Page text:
and the grounds for believing that they are USUALLY true are stronger than the grounds for believing that the more exact laws are ALWAYS true. They are the data for more exact laws. in spite of not being exact of universal. "A is usually followed by B. since we cannot foresee all the perfectly possible circumstances that might make the sequence fail. we do not even know whether time and space are infinitely divisible. Science starts. and few or none in which the sequence fails. such empirical generalizations have the advantage that they deal with observable phenomena. It may happen in any particular instance that A is ALWAYS followed by B. We cannot observe infinitesimals.actually know empirically have the form of the traditional causal laws. therefore." provided we do not attach to the notion of cause any of the metaphysical superstitions that have gathered about the word. There is another point. we know of a very large number of cases in which A is followed by B. or know that none of them will actually occur. but we cannot know this. it may have exceptions. except that they are not to be regarded as universal or necessary. besides lack of universality and . As against the professedly exact laws of physics. If. "Taking arsenic is followed by death" is a good empirical generalization. Therefore rough empirical generalizations have a definite place in science. from generalizations of the form. however." This is the nearest approach that can be made to a causal law of the traditional sort. we shall in PRACTICE be justified in saying "A causes B. but they will be rare. whether in time or space.

This seems to be a mere mistake. It is generally assumed that. But innumerable other hooters in other factories. since something not taken account of may prevent the expected effect. . have just as good a right to be called the cause. which it is important to realize as regards causes in the above sense." We cannot in practice obtain an antecedent which is QUITE invariable. We cannot distinguish. in the only sense in which it can be practically applied. men leave a factory for dinner when the hooter sounds at twelve o'clock. that was QUITE invariable. You may say the hooter is THE cause of their leaving. and we can find many that are nearly so. one as THE cause. for this would require us to take account of the whole universe. Cause. Thus every event has many nearly invariable antecedents. and that is the lack of uniqueness. there is some one phenomenon which is THE cause of the event in question. and will (as we shall see later) is not at all the sort of thing that it is generally supposed to be. and therefore many antecedents which may be called its cause. given any event. and the others as merely its concomitants: the attempt to do this depends upon a notion of cause which is derived from will. If we could find one antecedent. which also always sound at twelve o'clock. means "nearly invariable antecedent. For example. nor is there any reason to think that in the physical world there is anything even remotely analogous to what will is supposed to be. But in fact we cannot find any antecedent that we know to be quite invariable. we could call that one THE cause without introducing any notion derived from mistaken ideas about will. and only one. among nearly invariable antecedents.necessity.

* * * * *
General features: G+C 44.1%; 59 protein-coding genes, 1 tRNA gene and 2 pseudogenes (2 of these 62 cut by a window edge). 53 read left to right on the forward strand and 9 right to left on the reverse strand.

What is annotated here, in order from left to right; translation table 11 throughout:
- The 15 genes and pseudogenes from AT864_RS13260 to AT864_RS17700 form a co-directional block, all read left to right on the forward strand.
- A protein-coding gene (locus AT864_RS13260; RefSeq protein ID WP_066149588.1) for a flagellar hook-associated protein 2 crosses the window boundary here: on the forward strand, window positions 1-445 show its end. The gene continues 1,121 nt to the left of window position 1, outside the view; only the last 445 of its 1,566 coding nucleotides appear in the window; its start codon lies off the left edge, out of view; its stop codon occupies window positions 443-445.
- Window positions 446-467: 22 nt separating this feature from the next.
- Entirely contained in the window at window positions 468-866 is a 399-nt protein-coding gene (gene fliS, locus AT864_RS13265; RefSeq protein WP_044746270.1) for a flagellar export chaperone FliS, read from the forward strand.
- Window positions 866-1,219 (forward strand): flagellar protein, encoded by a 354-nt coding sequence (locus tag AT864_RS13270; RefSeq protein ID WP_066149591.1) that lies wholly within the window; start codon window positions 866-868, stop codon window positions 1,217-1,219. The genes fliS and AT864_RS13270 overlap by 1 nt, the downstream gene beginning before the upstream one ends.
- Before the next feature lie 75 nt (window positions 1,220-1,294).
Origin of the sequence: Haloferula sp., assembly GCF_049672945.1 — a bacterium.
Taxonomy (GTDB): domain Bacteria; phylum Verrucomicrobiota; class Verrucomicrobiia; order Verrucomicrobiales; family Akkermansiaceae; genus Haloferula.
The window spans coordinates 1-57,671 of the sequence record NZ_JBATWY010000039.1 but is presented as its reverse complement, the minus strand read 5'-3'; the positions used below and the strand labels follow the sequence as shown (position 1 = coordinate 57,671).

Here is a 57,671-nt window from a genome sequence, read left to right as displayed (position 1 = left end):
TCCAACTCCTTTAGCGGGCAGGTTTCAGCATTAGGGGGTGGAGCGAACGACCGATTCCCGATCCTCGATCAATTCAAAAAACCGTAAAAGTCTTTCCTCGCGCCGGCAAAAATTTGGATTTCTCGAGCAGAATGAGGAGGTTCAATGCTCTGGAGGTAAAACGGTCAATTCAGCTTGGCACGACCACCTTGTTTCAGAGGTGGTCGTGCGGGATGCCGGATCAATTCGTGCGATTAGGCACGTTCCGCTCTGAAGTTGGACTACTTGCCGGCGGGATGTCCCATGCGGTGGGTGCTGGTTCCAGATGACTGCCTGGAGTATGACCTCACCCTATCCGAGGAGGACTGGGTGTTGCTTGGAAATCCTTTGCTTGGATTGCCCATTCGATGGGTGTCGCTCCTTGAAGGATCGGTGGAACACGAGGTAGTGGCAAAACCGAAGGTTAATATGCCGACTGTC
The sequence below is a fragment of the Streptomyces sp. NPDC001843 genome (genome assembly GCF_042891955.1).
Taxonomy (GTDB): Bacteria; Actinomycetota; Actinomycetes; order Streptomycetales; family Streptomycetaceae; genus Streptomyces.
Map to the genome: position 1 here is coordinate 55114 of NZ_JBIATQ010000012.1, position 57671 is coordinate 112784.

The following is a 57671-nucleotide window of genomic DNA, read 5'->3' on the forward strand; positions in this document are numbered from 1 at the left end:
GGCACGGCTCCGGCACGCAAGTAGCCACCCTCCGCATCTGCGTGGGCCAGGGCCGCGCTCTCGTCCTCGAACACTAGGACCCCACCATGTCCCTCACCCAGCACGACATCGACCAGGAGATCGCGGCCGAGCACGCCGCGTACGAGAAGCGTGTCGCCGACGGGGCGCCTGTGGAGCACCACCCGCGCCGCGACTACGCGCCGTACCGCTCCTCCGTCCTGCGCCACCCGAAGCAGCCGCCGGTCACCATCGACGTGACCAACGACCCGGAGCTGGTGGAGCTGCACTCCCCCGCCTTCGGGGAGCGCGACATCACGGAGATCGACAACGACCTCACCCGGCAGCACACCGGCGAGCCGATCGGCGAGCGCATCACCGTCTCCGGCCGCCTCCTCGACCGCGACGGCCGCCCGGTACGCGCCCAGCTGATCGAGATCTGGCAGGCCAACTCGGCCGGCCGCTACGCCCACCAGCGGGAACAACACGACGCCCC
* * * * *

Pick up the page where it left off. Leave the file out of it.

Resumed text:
by its very nature. in the form in which they deal with movements of matter or electricity. behind the different sensations of those who are said to be looking at the table. but a system of existing things. we can secure neutrality by the equal representation of all parties. we may take the whole set of these sensations (together possibly with certain other particulars) as actually BEING the table. as it is known empirically. can never be observed. But why should we suppose that there is some one common cause of all these appearances? As we have just seen. though to my mind mistaken. the table which is neutral as between different observers (actual and possible) is . which they are supposed all to see. It was natural. must be either a hypothesis or a construction. Instead of looking for an impartial source. A piece of matter. the notion of "cause" is not so reliable as to allow us to infer the existence of something that. "The" table is to be neutral as between different observers: it does not favour the aspect seen by one man at the expense of that seen by another. is not a single existing thing. to regard the "real" table as the common cause of all the appearances which the table presents (as we say) to different observers. When several people simultaneously see the same table. they all see something different. the "real" table. have an apparent simplicity which somewhat conceals the empirical character of what they assert. therefore "the" table.The laws of traditional physics. Instead of supposing that there is some unknown cause. That is to say.